Oil + [Optional] Meat + Mirepoix + Spices + Bulk + Broth + Simmering Time + Garnish = Soup
Soups work best if you prep your vegetables, measure your spices, and sort through your lentils before you start cooking. That said, let’s break things down:
Basic Formula Explained
1. We begin by putting oil (usually olive oil) in the pan because anything else will burn and stick to the bottom, lending a terrible flavor to the soup, if the oil doesn’t go in first to coat it.
2. If the soup calls for meat, we add it next so it can brown in the oil. Browning lends flavor to the meat, so it’s an important step. You also want to brown the meat before adding anything else so that other components can fry in the fat from the meat. Exception: if your soup calls for seafood, you will most likely be adding it later. Seafood takes almost no time to cook.
3. Mirepoix is a French term for the components that flavor the base of a soup. A classic mirepoix consists of died celery, carrots, and onions, in about a 1:1:2 ratio. This formula varies across regions and across soups. For example, bell peppers comprise a critical component of the mirepoix for New Orleans gumbo. I use my own combination of fennel, bell pepper, and onion, because both celery and carrots have been known to upset my stomach. Usually, the mirepoix needs to cook until the vegetables are soft and the onions translucent. This is also the point at which you should add salt.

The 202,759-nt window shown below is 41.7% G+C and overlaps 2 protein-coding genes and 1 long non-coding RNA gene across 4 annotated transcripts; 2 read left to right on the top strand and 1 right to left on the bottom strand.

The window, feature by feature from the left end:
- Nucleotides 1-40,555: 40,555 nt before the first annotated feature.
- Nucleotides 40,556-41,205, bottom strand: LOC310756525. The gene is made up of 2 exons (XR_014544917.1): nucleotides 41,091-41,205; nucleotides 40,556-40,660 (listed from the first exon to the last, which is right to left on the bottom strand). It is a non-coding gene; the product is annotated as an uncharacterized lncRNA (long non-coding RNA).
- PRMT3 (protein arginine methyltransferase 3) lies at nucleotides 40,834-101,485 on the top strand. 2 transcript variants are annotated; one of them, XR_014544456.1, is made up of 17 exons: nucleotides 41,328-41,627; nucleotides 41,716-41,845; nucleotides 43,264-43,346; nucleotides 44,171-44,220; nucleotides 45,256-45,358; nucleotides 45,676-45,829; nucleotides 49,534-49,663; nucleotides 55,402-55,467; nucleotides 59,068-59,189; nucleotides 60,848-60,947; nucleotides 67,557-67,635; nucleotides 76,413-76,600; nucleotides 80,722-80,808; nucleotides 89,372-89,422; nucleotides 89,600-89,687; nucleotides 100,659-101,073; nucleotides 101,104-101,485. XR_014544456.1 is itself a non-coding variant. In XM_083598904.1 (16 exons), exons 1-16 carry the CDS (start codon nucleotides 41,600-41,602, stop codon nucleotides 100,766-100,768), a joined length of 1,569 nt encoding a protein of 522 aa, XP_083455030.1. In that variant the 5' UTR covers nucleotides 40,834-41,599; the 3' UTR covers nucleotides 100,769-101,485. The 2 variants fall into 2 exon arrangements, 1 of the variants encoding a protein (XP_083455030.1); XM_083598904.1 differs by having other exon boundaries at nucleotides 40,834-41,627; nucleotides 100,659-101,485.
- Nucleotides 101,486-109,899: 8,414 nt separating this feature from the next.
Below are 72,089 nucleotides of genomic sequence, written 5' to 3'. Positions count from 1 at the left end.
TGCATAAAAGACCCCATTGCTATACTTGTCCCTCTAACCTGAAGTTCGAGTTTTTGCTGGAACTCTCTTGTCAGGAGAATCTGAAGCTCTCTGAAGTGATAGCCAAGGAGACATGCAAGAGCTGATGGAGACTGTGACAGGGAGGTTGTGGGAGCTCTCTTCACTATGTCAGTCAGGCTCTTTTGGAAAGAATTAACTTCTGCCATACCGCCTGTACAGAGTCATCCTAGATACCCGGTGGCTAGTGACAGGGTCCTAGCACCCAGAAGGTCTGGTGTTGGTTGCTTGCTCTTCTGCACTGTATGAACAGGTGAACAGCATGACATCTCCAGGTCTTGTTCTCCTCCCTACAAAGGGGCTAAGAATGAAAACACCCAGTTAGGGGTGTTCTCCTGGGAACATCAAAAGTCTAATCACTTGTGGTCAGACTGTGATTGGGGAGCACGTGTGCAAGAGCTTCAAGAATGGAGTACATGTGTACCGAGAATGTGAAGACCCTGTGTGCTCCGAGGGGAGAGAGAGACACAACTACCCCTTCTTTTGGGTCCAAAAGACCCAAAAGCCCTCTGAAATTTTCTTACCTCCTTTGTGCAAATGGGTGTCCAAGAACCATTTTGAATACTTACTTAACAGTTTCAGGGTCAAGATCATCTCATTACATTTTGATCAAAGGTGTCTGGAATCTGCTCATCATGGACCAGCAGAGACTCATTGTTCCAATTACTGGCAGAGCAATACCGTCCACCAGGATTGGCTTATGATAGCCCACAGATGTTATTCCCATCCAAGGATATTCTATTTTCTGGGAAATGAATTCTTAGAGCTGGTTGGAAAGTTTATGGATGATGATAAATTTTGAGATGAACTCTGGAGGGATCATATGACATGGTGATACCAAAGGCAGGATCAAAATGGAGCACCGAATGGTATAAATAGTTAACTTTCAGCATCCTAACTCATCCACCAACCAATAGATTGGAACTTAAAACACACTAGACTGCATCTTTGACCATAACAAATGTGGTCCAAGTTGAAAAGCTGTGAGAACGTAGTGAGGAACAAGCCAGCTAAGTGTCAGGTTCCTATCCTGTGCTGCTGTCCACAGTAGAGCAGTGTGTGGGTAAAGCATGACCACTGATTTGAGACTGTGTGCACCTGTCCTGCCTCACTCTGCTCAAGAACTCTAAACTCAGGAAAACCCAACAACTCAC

Important: if you’re using this post as a step-by-step guide to help you follow a recipe, measure out ALL remaining ingredients except garnish before proceeding!
4. Spices include any ingredients that give your soup its particular flavor profile, as well as minced ginger or garlic, which might burn if added at the same time as the mirepoix.* Generally, you only stir these items with the mirepoix for a minute or two before adding the next set of ingredients. This is why you want everything ready.
5. Next we add the ingredients that will comprise the bulk of the soup: chopped vegetables, dried lentils, canned beans or tomatoes. Add these ingredients dry-to-wet, stirring as you add them, so that you can coat items like lentils or potatoes in your spice mix before drenching them in canned components like tomatoes.